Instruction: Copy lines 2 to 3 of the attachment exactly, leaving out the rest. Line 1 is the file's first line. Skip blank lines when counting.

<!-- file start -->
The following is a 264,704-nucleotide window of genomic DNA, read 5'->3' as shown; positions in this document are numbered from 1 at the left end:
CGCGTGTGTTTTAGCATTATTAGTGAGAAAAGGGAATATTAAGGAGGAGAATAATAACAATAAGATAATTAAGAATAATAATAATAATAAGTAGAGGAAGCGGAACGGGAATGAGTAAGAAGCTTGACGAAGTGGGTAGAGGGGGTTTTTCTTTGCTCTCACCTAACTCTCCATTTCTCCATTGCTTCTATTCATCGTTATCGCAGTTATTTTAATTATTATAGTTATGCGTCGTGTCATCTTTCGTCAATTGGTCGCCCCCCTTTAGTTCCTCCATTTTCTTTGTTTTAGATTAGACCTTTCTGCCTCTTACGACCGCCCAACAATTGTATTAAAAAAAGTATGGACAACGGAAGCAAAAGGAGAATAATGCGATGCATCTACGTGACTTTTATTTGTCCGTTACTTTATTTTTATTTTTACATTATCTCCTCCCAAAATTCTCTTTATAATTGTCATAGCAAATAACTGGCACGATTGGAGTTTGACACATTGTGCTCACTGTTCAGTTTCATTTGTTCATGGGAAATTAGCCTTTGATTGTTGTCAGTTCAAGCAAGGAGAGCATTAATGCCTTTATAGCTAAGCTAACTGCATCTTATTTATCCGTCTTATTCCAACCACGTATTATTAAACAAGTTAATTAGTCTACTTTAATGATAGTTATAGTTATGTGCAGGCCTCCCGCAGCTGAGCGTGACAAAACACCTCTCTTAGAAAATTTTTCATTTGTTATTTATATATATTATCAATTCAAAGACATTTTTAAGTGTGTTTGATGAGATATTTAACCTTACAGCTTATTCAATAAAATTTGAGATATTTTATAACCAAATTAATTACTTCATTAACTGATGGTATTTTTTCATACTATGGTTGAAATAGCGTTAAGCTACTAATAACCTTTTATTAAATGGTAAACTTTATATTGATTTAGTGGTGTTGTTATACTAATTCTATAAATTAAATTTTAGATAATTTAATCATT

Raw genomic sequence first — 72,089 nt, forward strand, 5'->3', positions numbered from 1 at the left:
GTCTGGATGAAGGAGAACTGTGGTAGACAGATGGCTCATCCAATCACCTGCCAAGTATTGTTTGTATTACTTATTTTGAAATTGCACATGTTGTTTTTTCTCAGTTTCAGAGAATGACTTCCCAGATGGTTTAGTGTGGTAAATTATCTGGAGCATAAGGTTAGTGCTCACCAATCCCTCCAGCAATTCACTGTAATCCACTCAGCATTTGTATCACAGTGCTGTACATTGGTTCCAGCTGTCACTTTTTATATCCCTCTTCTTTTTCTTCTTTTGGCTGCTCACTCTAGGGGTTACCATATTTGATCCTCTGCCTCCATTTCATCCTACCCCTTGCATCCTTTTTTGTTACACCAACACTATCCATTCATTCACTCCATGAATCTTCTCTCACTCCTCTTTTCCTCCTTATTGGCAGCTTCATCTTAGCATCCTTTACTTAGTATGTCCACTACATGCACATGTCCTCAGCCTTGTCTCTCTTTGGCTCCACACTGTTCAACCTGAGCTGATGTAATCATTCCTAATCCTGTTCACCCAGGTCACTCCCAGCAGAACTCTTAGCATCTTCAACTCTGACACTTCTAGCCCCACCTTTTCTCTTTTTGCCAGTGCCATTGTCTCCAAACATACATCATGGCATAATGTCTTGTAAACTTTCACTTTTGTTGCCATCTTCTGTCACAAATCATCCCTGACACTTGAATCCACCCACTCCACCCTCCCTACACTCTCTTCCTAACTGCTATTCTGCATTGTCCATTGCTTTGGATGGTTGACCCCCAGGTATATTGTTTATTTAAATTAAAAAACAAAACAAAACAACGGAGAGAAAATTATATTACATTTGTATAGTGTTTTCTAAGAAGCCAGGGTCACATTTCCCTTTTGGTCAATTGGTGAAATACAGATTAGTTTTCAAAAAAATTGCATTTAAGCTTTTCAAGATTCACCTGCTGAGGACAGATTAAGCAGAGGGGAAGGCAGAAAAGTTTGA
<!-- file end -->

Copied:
CGCGTGTGTTTTAGCATTATTAGTGAGAAAAGGGAATATTAAGGAGGAGAATAATAACAATAAGATAATTAAGAATAATAATAATAATAAGTAGAGGAAGCGGAACGGGAATGAGTAAGAAGCTTGACGAAGTGGGTAGAGGGGGTTTTTCTTTGCTCTCACCTAACTCTCCATTTCTCCATTGCTTCTATTCATCGTTATCGCAGTTATTTTAATTATTATAGTTATGCGTCGTGTCATCTTTCGTCAATTGGTCGCCCCCCTTTAGTTCCTCCATTTTCTTTGTTTTAGATTAGACCTTTCTGCCTCTTACGACCGCCCAACAATTGTATTAAAAAAAGTATGGACAACGGAAGCAAAAGGAGAATAATGCGATGCATCTACGTGACTTTTATTTGTCCGTTACTTTATTTTTATTTTTACATTATCTCCTCCCAAAATTCTCTTTATAATTGTCATAGCAAATAACTGGCACGATTGGAGTTTGACACATTGTGCTCACTGTTCAGTTTCATTTGTTCATGGGAAATTAGCCTTTGATTGTTGTCAGTTCAAGCAAGGAGAGCATTAATGCCTTTATAGCTAAGCTAACTGCATCTTATTTATCCGTCTTATTCCAACCACGTATTATTAAACAAGTTAATTAGTCTACTTTAATGATAGTTATAGTTATGTGCAGGCCTCCCGCAGCTGAGCGTGACAAAACACCTCTCTTAGAAAATTTTTCATTTGTTATTTATATATATTATCAATTCAAAGACATTTTTAAGTGTGTTTGATGAGATATTTAACCTTACAGCTTATTCAATAAAATTTGAGATATTTTATAACCAAATTAATTACTTCATTAACTGATGGTATTTTTTCATACTATGGTTGAAATAGCGTTAAGCTACTAATAACCTTTTATTAAATGGTAAACTTTATATTGATTTAGTGGTGTTGTTATACTAATTCTATAAATTAAATTTTAGATAATTTAATCATT

Raw genomic sequence first — 72,089 nt, forward strand, 5'->3', positions numbered from 1 at the left: